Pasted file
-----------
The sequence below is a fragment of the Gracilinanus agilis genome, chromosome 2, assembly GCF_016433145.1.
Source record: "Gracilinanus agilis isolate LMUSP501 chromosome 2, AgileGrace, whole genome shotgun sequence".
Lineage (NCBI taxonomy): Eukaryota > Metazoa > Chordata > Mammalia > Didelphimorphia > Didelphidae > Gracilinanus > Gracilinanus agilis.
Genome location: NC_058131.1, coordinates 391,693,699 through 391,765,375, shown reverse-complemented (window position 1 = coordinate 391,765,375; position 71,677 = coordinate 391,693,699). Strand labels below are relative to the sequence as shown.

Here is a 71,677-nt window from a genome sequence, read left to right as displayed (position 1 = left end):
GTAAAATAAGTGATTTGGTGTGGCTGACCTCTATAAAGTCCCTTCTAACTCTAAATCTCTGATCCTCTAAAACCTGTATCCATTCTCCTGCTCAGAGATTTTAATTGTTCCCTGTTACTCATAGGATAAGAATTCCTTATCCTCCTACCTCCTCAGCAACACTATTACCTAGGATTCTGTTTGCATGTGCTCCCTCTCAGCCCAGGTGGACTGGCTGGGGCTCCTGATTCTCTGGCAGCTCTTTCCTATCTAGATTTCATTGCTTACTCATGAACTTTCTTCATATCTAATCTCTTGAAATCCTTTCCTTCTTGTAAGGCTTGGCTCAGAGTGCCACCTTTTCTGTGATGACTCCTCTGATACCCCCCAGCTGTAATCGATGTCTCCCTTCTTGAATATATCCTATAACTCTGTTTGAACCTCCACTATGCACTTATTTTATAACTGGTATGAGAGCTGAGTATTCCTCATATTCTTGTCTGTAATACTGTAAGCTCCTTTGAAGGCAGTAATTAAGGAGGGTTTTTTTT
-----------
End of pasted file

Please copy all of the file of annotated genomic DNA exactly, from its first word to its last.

The sequence below is a fragment of the Gracilinanus agilis genome, chromosome 2, assembly GCF_016433145.1.
Source record: "Gracilinanus agilis isolate LMUSP501 chromosome 2, AgileGrace, whole genome shotgun sequence".
Lineage (NCBI taxonomy): Eukaryota > Metazoa > Chordata > Mammalia > Didelphimorphia > Didelphidae > Gracilinanus > Gracilinanus agilis.
Genome location: NC_058131.1, coordinates 391,693,699 through 391,765,375, shown reverse-complemented (window position 1 = coordinate 391,765,375; position 71,677 = coordinate 391,693,699). Strand labels below are relative to the sequence as shown.

Here is a 71,677-nt window from a genome sequence, read left to right as displayed (position 1 = left end):
GTAAAATAAGTGATTTGGTGTGGCTGACCTCTATAAAGTCCCTTCTAACTCTAAATCTCTGATCCTCTAAAACCTGTATCCATTCTCCTGCTCAGAGATTTTAATTGTTCCCTGTTACTCATAGGATAAGAATTCCTTATCCTCCTACCTCCTCAGCAACACTATTACCTAGGATTCTGTTTGCATGTGCTCCCTCTCAGCCCAGGTGGACTGGCTGGGGCTCCTGATTCTCTGGCAGCTCTTTCCTATCTAGATTTCATTGCTTACTCATGAACTTTCTTCATATCTAATCTCTTGAAATCCTTTCCTTCTTGTAAGGCTTGGCTCAGAGTGCCACCTTTTCTGTGATGACTCCTCTGATACCCCCCAGCTGTAATCGATGTCTCCCTTCTTGAATATATCCTATAACTCTGTTTGAACCTCCACTATGCACTTATTTTATAACTGGTATGAGAGCTGAGTATTCCTCATATTCTTGTCTGTAATACTGTAAGCTCCTTTGAAGGCAGTAATTAAGGAGGGTTTTTTTT